When scientists ae investigating drugs to treat a human disease, animal models are used, often mice. Here is a nice illustration of the plight of the West, with an animal model, metaphorical of course.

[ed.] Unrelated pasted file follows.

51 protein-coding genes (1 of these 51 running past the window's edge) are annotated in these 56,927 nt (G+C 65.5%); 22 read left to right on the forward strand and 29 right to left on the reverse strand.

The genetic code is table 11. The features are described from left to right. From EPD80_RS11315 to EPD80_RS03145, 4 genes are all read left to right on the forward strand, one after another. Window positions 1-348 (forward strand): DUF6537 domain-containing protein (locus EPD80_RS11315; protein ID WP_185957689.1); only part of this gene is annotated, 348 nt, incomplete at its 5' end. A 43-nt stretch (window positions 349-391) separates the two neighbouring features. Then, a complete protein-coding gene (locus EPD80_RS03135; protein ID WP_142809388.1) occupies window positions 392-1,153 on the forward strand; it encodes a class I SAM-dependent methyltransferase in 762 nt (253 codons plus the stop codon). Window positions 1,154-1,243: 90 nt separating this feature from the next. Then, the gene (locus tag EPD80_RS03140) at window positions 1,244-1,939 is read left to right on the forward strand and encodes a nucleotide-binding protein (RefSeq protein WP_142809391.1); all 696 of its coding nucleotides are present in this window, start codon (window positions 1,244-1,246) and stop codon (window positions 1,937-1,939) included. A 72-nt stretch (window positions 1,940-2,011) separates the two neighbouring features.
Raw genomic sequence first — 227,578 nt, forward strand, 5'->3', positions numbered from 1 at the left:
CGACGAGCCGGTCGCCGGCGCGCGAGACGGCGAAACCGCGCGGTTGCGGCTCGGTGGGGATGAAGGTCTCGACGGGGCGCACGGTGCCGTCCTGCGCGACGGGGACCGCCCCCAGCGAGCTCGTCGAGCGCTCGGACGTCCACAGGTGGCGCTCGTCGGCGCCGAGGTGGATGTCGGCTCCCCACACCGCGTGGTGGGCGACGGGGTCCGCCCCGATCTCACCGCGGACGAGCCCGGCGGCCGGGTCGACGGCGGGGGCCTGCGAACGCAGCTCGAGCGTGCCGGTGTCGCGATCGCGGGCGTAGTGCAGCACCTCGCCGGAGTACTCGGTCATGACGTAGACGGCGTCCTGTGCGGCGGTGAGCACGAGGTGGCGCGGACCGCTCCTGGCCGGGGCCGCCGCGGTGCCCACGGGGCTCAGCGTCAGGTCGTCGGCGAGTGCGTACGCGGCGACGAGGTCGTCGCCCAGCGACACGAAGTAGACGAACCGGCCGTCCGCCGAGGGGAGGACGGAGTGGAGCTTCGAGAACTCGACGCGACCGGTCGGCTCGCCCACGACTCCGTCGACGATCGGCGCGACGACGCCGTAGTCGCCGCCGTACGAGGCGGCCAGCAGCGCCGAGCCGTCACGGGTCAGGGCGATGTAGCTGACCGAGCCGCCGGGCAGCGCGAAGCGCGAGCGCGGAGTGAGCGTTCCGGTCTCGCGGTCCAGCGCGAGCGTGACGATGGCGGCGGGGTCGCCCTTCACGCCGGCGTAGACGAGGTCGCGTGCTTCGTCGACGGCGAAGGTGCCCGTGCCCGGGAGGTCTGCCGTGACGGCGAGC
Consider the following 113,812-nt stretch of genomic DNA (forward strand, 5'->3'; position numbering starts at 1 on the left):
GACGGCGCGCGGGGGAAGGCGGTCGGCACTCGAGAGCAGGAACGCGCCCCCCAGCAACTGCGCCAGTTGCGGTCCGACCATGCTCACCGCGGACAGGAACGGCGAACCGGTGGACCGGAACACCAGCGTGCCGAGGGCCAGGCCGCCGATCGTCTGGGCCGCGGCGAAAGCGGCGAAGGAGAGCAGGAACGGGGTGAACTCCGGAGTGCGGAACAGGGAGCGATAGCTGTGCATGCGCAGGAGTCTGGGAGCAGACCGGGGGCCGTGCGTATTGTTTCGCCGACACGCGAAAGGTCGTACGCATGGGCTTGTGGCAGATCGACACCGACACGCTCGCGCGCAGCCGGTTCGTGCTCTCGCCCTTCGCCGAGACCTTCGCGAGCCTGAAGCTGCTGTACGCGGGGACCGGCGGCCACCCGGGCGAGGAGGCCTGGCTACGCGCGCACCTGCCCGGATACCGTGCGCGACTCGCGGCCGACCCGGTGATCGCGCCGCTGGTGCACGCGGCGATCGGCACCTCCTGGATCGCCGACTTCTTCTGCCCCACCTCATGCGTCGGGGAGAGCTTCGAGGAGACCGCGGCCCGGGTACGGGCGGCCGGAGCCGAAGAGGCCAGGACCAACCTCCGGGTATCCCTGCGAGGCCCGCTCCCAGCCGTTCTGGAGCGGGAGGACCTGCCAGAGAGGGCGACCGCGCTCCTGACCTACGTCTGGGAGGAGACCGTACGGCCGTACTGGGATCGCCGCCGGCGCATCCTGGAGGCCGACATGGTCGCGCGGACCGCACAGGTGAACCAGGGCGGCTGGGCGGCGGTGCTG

“Like a mindless zombie controlled by a menacing overlord, the spider scampers back and forth, reinforcing its silky web. Not long from now, the subservient arachnid will be dead, its web transformed into a shelter for the spawn of the creature that once controlled it, according to a new study. No, this isn't science fiction; it's the somewhat terrifying (but very real) tale of the orb-weaving spider Cyclosa argenteoalba and the parasitic wasp Reclinervellus nielseni, two species that carry out a strange relationship in Hyogo prefecture, Japan. Together, the wasp and the spider provide a perfect example of host manipulation — an ecological process in which one species (the parasite) and its young (the parasitoids) manipulate the behaviors of another species (the host) to their advantage. … The parasitic wasp's ability to manipulate its host in such a specific and subtle way is not unique. In Costa Rica, another parasitic wasp, Hymenoepimecis argyraphaga, ups the horror by depositing its eggs inside of its host arachnid (Plesiometa argyra), which builds a cocoon-worthy web before being consumed from the inside out by larvae. And, in Brazil (as well as other countries), there are fungi that infect many species of ants, turning these insects into a host of zombies. The ants climb to the highest point they can find and then die as fungal stalks shoot through their skulls, dispersing the fungus' spores into the wind. In the case of the fungi-entranced ants, scientists know that the fungi actually release a cocktail of chemicals into the ants' brains, inducing them to do the fungi's bidding. But entomologists are still actively studying the ways that wasps and other insect parasites might control their hosts. Takasuka suspects that, in the case of R. nielseni and C. argenteoalba, the mechanism controlling the spider's web-strengthening preferences is somehow related to the hormone that is naturally released in the spider just before molting. This hormone is what motivates the spider to start building a resting nest. In the near future, Takasuka hopes to study the chemicals present in the larvae to determine how those chemicals might be related to the resting-web hormone and others.